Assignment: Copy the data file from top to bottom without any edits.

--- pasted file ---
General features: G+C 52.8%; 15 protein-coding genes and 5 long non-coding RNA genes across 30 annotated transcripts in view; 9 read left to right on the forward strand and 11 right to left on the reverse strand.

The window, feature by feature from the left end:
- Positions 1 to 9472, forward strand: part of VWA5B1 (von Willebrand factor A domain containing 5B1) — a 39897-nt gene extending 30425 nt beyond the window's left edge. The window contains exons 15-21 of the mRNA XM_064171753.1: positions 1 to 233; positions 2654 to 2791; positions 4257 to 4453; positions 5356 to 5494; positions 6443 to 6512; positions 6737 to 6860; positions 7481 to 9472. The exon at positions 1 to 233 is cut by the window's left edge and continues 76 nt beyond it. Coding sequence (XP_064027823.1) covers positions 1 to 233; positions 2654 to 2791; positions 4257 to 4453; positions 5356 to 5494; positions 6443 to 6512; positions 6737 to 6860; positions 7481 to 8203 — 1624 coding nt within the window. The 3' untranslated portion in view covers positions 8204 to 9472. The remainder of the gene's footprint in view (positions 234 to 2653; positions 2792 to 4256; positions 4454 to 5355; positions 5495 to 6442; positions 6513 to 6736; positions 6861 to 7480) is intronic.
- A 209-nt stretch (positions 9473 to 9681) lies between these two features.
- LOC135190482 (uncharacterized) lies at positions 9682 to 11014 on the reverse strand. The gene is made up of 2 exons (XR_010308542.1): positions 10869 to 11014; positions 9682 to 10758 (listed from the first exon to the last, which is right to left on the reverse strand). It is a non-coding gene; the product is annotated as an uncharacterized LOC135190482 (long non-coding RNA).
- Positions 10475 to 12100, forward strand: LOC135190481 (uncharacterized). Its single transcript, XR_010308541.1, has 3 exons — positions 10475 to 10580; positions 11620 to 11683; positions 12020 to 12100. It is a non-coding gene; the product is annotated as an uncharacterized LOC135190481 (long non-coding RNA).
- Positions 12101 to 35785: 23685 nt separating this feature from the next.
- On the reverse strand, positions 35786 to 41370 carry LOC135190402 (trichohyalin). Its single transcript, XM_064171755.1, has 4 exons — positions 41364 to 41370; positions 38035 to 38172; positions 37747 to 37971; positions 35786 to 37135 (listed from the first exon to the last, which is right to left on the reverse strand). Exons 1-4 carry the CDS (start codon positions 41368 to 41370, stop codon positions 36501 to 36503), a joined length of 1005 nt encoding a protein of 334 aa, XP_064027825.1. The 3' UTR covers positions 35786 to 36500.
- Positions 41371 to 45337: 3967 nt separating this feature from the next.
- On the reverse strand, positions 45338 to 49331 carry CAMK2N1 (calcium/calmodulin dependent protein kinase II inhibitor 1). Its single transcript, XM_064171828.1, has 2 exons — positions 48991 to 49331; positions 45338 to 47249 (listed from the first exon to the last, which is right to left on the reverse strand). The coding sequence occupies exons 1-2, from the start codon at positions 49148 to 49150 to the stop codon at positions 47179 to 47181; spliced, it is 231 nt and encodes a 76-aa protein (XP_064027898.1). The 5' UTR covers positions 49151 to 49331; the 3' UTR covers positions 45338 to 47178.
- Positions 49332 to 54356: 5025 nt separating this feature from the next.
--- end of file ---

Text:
General features: G+C 52.8%; 15 protein-coding genes and 5 long non-coding RNA genes across 30 annotated transcripts in view; 9 read left to right on the forward strand and 11 right to left on the reverse strand.

The window, feature by feature from the left end:
- Positions 1 to 9472, forward strand: part of VWA5B1 (von Willebrand factor A domain containing 5B1) — a 39897-nt gene extending 30425 nt beyond the window's left edge. The window contains exons 15-21 of the mRNA XM_064171753.1: positions 1 to 233; positions 2654 to 2791; positions 4257 to 4453; positions 5356 to 5494; positions 6443 to 6512; positions 6737 to 6860; positions 7481 to 9472. The exon at positions 1 to 233 is cut by the window's left edge and continues 76 nt beyond it. Coding sequence (XP_064027823.1) covers positions 1 to 233; positions 2654 to 2791; positions 4257 to 4453; positions 5356 to 5494; positions 6443 to 6512; positions 6737 to 6860; positions 7481 to 8203 — 1624 coding nt within the window. The 3' untranslated portion in view covers positions 8204 to 9472. The remainder of the gene's footprint in view (positions 234 to 2653; positions 2792 to 4256; positions 4454 to 5355; positions 5495 to 6442; positions 6513 to 6736; positions 6861 to 7480) is intronic.
- A 209-nt stretch (positions 9473 to 9681) lies between these two features.
- LOC135190482 (uncharacterized) lies at positions 9682 to 11014 on the reverse strand. The gene is made up of 2 exons (XR_010308542.1): positions 10869 to 11014; positions 9682 to 10758 (listed from the first exon to the last, which is right to left on the reverse strand). It is a non-coding gene; the product is annotated as an uncharacterized LOC135190482 (long non-coding RNA).
- Positions 10475 to 12100, forward strand: LOC135190481 (uncharacterized). Its single transcript, XR_010308541.1, has 3 exons — positions 10475 to 10580; positions 11620 to 11683; positions 12020 to 12100. It is a non-coding gene; the product is annotated as an uncharacterized LOC135190481 (long non-coding RNA).
- Positions 12101 to 35785: 23685 nt separating this feature from the next.
- On the reverse strand, positions 35786 to 41370 carry LOC135190402 (trichohyalin). Its single transcript, XM_064171755.1, has 4 exons — positions 41364 to 41370; positions 38035 to 38172; positions 37747 to 37971; positions 35786 to 37135 (listed from the first exon to the last, which is right to left on the reverse strand). Exons 1-4 carry the CDS (start codon positions 41368 to 41370, stop codon positions 36501 to 36503), a joined length of 1005 nt encoding a protein of 334 aa, XP_064027825.1. The 3' UTR covers positions 35786 to 36500.
- Positions 41371 to 45337: 3967 nt separating this feature from the next.
- On the reverse strand, positions 45338 to 49331 carry CAMK2N1 (calcium/calmodulin dependent protein kinase II inhibitor 1). Its single transcript, XM_064171828.1, has 2 exons — positions 48991 to 49331; positions 45338 to 47249 (listed from the first exon to the last, which is right to left on the reverse strand). The coding sequence occupies exons 1-2, from the start codon at positions 49148 to 49150 to the stop codon at positions 47179 to 47181; spliced, it is 231 nt and encodes a 76-aa protein (XP_064027898.1). The 5' UTR covers positions 49151 to 49331; the 3' UTR covers positions 45338 to 47178.
- Positions 49332 to 54356: 5025 nt separating this feature from the next.